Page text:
Personal loans and personal lines of credit are two ways to borrow money that usually don’t require collateral. However, they are functionally different. A personal loan offers you a sum of money up front and requires fixed monthly payments throughout the life of your loan. A personal line of credit, on the other hand, allows you to withdraw as much money as you need at any one time and pay it back on your own schedule with a variable interest rate.
Personal loans and personal lines of credit can be a good way to borrow money; the best for you depends on your financial habits.
Personal loan vs personal line of credit
Generally speaking, a personal loan and a personal line of credit ultimately serve a similar purpose. A lender allows you to borrow funds on the basis of an agreement, and you can use those funds as you see fit. The biggest difference between a personal loan and a personal line of credit is the terms of each type of loan.
Personal loans are a type of loan that gives you a fixed amount of financing divided into a lump sum. They are generally used for one-time expenses. Your payments with a personal loan will be the same every month because they have fixed interest rates and a fixed repayment schedule. You can get a personal loan from a local bank, credit union, or online lender.
Personal loans are normally used for:
To take with: Personal loans are ideal when you are considering a large one-time purchase and want predictable monthly payments.
Personal lines of credit
A personal line of credit, like a credit card, is an unsecured revolving line of credit with a credit limit and a variable interest rate. If you’re trying to manage your purchases and aren’t clear on the overall magnitude of the costs, a personal line of credit might be an ideal solution. Although your payments on a personal line of credit change due to variable interest rates, you will only pay interest on the portion of the line of credit that you use. Personal lines of credit may be available from your community bank or from various online lenders.
Personal lines of credit are normally used for:
To take with: If you don’t know how much or how often to borrow, a personal line of credit can be a flexible lending option.
The Greatest Similarities Between Personal Loans and Personal Lines of Credit
Although a personal loan and a personal line of credit are different, they share several similarities:
- Both require interest payments
- The request will result in a credit check for approval, which means your credit score will be affected.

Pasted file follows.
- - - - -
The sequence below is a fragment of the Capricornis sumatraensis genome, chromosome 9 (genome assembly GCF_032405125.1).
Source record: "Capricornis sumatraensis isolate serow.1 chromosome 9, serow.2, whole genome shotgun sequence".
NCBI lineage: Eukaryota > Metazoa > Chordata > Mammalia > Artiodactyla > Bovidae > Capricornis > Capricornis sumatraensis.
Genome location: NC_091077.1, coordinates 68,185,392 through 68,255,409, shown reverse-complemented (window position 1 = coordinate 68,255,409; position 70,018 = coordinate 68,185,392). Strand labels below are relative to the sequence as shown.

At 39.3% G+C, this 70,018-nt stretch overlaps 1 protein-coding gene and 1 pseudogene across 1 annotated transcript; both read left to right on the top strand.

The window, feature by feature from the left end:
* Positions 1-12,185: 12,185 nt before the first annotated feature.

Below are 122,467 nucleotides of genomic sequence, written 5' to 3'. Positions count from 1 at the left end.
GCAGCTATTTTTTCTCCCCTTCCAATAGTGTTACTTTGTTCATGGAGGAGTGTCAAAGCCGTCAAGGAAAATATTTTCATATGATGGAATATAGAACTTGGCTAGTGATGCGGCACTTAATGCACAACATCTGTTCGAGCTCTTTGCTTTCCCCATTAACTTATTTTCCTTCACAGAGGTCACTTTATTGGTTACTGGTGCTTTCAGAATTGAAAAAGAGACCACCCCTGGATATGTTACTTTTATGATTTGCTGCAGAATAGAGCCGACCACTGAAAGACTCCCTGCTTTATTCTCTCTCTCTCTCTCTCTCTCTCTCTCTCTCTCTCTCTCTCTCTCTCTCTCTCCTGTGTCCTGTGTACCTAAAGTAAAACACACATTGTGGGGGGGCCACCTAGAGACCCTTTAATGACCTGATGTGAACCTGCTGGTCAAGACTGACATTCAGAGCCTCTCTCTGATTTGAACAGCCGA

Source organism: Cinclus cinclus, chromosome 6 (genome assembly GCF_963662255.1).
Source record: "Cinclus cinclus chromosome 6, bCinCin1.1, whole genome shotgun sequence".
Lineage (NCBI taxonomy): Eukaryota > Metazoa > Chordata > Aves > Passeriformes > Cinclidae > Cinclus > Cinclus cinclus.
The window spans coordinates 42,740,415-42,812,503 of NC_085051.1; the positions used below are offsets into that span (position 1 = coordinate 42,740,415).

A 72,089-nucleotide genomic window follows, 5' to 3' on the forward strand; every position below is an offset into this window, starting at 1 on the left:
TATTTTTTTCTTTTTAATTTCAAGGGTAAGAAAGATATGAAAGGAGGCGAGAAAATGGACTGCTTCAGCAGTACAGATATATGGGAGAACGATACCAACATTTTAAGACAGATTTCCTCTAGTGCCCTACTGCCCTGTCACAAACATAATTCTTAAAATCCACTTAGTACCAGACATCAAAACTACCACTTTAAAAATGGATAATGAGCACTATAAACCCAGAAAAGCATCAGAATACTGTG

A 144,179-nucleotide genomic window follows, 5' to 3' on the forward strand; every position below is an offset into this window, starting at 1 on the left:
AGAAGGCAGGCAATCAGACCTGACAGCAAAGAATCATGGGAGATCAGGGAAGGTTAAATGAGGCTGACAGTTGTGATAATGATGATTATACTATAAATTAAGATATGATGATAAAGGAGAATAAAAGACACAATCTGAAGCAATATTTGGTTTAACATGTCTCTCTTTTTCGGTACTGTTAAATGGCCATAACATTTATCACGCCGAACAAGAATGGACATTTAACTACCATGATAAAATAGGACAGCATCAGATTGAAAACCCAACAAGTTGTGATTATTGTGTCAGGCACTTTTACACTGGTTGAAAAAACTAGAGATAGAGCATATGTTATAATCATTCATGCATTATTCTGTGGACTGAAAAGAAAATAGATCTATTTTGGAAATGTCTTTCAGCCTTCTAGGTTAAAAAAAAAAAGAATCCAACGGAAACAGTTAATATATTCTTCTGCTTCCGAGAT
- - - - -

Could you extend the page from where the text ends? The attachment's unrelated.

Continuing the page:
- The basic requirements for a personal loan and a personal line of credit are generally the same.
- Most personal loans and lines of credit are unsecured, which means you don’t need to use an asset like your home or car as collateral. This makes it a slightly less risky option than a home equity loan.
The biggest differences between personal loans and personal lines of credit
Personal loans and personal lines of credit also have several important differences:
- Personal lines of credit usually have higher interest rates because they carry a higher risk from the lender.
- Interest rates with a personal line of credit are variable, unlike those with personal loans, which are determined during the application process and remain fixed throughout the life of the loan.
- Perhaps the biggest difference is how you receive and repay the funds. Rather, a personal line of credit acts like a credit card, with a “revolving” line of credit and accrued interest on any outstanding balance. You can withdraw money as needed, but you will need to make minimum monthly payments just like you would with a credit card. A personal loan, on the other hand, gives you the full loan amount up front. You will then repay the loan in monthly installments over a defined repayment period.
How to determine which option is right for you
Before choosing between a personal loan and a personal line of credit, determine your level of need. Each loan product has its unique advantages, and you’ll want to choose the one that’s best for your situation.
If you’re not sure exactly how much money you’ll need to borrow, a personal line of credit might be an ideal solution. It is best suited for day-to-day expenses, like an unpredictable home repair project. Like a credit card, you only pay interest on the part of your credit limit that you actually use. Remember, personal lines of credit charge variable interest rates. This means that your monthly payment due will vary, as will the total interest charges that you might accumulate.
In contrast, personal loans offer fixed interest rates that do not change during the life of the loan. This means that you can expect the same amount of payment due for each installment, making it easier to manage your finances. Personal loan funds are also distributed in a lump sum, so they are usually best for large one-time expenses like paying off credit card debt, financing a large purchase, paying for a wedding. or the repayment of student loans.
The bottom line
Whether you’ve chosen a personal loan or a personal line of credit, it’s important to know your credit rating to get an idea of what loans you may be eligible for. You can request a free credit report through AnnualCreditReport.com to review your credit history before submitting a request to a lender. Then compare quotes from a few different lenders to see which one will give you the best deal.